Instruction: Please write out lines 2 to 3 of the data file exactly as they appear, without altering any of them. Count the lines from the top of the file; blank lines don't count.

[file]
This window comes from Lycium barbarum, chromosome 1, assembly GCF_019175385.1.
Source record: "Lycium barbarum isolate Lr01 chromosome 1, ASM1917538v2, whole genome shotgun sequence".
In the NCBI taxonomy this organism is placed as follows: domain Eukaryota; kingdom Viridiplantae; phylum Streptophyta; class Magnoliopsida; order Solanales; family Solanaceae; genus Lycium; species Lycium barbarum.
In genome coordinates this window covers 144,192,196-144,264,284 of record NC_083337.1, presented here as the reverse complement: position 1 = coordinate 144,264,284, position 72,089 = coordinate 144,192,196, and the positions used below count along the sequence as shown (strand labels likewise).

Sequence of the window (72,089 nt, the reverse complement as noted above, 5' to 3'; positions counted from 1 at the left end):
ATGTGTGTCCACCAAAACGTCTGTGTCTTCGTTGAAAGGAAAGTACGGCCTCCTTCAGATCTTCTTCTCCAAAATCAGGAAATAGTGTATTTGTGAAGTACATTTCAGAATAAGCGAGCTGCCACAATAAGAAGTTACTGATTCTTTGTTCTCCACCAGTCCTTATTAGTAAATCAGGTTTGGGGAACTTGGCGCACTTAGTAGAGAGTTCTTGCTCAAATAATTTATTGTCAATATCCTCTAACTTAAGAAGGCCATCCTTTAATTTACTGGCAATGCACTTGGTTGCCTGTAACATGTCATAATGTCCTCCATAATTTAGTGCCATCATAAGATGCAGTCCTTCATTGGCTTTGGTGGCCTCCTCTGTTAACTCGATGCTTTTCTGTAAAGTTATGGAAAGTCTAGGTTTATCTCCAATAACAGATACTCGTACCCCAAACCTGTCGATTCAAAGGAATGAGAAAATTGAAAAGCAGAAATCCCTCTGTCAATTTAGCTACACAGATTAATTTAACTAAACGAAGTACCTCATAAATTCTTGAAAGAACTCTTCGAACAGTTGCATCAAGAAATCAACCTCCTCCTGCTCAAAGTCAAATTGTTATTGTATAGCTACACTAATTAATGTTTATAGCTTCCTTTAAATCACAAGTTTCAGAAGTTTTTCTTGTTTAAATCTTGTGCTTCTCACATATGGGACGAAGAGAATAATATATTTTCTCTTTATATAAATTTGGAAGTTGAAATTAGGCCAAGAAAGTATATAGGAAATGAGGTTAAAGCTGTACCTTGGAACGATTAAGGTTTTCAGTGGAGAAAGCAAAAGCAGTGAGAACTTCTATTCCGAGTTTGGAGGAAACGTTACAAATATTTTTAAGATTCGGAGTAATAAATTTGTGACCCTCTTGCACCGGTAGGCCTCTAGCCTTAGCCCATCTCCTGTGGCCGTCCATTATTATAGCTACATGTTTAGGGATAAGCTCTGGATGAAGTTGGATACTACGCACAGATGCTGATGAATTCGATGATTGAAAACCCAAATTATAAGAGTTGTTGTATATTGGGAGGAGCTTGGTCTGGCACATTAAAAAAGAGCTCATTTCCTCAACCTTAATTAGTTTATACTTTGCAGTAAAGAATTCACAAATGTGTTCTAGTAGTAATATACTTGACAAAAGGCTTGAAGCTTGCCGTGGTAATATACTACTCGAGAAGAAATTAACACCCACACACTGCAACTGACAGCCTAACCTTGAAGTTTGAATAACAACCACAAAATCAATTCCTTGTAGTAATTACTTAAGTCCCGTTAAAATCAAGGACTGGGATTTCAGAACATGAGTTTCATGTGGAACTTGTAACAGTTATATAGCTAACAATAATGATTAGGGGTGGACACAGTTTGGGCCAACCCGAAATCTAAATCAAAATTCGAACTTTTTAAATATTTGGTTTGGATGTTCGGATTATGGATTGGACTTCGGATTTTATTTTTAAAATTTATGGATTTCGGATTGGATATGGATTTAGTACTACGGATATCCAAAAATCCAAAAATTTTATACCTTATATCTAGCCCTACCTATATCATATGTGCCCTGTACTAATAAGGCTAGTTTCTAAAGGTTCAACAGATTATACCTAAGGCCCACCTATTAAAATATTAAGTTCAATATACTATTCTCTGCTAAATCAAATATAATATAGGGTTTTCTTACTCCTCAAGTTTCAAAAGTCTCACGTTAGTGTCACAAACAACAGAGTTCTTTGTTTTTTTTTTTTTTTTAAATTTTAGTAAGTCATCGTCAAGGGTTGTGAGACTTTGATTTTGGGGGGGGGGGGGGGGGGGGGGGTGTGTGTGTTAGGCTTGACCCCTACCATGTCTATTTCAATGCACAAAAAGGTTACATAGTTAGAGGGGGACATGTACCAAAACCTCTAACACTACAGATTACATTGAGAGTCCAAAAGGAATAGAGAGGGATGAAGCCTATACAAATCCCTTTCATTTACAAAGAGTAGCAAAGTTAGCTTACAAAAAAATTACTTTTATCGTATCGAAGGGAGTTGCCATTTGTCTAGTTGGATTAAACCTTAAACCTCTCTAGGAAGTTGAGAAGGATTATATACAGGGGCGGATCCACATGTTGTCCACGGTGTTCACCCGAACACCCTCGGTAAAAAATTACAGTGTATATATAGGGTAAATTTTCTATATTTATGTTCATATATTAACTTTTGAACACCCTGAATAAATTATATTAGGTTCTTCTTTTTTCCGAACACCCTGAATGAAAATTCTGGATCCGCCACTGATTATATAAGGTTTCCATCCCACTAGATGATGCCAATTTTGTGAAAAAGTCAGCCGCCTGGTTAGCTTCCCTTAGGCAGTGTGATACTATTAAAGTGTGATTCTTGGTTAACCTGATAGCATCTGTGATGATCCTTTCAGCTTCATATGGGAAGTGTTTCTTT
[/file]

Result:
Source record: "Lycium barbarum isolate Lr01 chromosome 1, ASM1917538v2, whole genome shotgun sequence".
In the NCBI taxonomy this organism is placed as follows: domain Eukaryota; kingdom Viridiplantae; phylum Streptophyta; class Magnoliopsida; order Solanales; family Solanaceae; genus Lycium; species Lycium barbarum.